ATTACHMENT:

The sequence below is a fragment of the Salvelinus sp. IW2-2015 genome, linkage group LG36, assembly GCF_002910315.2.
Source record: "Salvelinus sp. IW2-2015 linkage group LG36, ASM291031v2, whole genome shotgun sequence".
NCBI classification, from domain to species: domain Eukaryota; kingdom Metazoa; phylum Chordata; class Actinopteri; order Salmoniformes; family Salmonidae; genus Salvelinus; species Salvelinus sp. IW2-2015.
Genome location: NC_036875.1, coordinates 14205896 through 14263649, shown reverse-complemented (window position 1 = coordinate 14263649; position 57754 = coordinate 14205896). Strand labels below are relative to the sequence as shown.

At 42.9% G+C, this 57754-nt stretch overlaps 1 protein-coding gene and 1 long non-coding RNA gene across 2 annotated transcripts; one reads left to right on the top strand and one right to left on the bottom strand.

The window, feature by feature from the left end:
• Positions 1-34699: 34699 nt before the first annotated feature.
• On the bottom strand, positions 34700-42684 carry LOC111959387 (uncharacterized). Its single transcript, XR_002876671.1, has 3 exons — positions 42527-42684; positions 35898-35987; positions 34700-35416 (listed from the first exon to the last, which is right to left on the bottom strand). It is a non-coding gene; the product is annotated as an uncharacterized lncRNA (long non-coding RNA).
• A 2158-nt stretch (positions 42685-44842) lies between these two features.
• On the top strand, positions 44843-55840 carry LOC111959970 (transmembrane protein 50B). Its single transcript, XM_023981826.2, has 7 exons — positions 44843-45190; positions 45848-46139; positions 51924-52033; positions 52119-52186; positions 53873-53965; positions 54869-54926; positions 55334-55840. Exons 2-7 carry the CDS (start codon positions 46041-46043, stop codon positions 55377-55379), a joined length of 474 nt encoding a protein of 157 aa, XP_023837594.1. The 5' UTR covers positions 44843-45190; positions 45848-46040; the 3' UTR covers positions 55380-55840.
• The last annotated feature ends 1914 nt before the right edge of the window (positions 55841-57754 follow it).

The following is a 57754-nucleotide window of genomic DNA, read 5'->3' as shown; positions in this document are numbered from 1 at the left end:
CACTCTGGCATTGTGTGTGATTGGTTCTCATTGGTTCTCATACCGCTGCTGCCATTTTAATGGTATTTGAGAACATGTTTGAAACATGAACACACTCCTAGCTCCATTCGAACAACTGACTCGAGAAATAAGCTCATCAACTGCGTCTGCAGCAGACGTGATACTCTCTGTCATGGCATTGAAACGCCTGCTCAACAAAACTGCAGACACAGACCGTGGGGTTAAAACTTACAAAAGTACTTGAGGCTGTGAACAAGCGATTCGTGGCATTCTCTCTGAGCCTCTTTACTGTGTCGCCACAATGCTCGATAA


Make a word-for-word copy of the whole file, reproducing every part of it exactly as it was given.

The sequence below is a fragment of the Salvelinus sp. IW2-2015 genome, linkage group LG36, assembly GCF_002910315.2.
Source record: "Salvelinus sp. IW2-2015 linkage group LG36, ASM291031v2, whole genome shotgun sequence".
NCBI classification, from domain to species: domain Eukaryota; kingdom Metazoa; phylum Chordata; class Actinopteri; order Salmoniformes; family Salmonidae; genus Salvelinus; species Salvelinus sp. IW2-2015.
Genome location: NC_036875.1, coordinates 14205896 through 14263649, shown reverse-complemented (window position 1 = coordinate 14263649; position 57754 = coordinate 14205896). Strand labels below are relative to the sequence as shown.

At 42.9% G+C, this 57754-nt stretch overlaps 1 protein-coding gene and 1 long non-coding RNA gene across 2 annotated transcripts; one reads left to right on the top strand and one right to left on the bottom strand.

The window, feature by feature from the left end:
• Positions 1-34699: 34699 nt before the first annotated feature.
• On the bottom strand, positions 34700-42684 carry LOC111959387 (uncharacterized). Its single transcript, XR_002876671.1, has 3 exons — positions 42527-42684; positions 35898-35987; positions 34700-35416 (listed from the first exon to the last, which is right to left on the bottom strand). It is a non-coding gene; the product is annotated as an uncharacterized lncRNA (long non-coding RNA).
• A 2158-nt stretch (positions 42685-44842) lies between these two features.
• On the top strand, positions 44843-55840 carry LOC111959970 (transmembrane protein 50B). Its single transcript, XM_023981826.2, has 7 exons — positions 44843-45190; positions 45848-46139; positions 51924-52033; positions 52119-52186; positions 53873-53965; positions 54869-54926; positions 55334-55840. Exons 2-7 carry the CDS (start codon positions 46041-46043, stop codon positions 55377-55379), a joined length of 474 nt encoding a protein of 157 aa, XP_023837594.1. The 5' UTR covers positions 44843-45190; positions 45848-46040; the 3' UTR covers positions 55380-55840.
• The last annotated feature ends 1914 nt before the right edge of the window (positions 55841-57754 follow it).

The following is a 57754-nucleotide window of genomic DNA, read 5'->3' as shown; positions in this document are numbered from 1 at the left end:
CACTCTGGCATTGTGTGTGATTGGTTCTCATTGGTTCTCATACCGCTGCTGCCATTTTAATGGTATTTGAGAACATGTTTGAAACATGAACACACTCCTAGCTCCATTCGAACAACTGACTCGAGAAATAAGCTCATCAACTGCGTCTGCAGCAGACGTGATACTCTCTGTCATGGCATTGAAACGCCTGCTCAACAAAACTGCAGACACAGACCGTGGGGTTAAAACTTACAAAAGTACTTGAGGCTGTGAACAAGCGATTCGTGGCATTCTCTCTGAGCCTCTTTACTGTGTCGCCACAATGCTCGATAA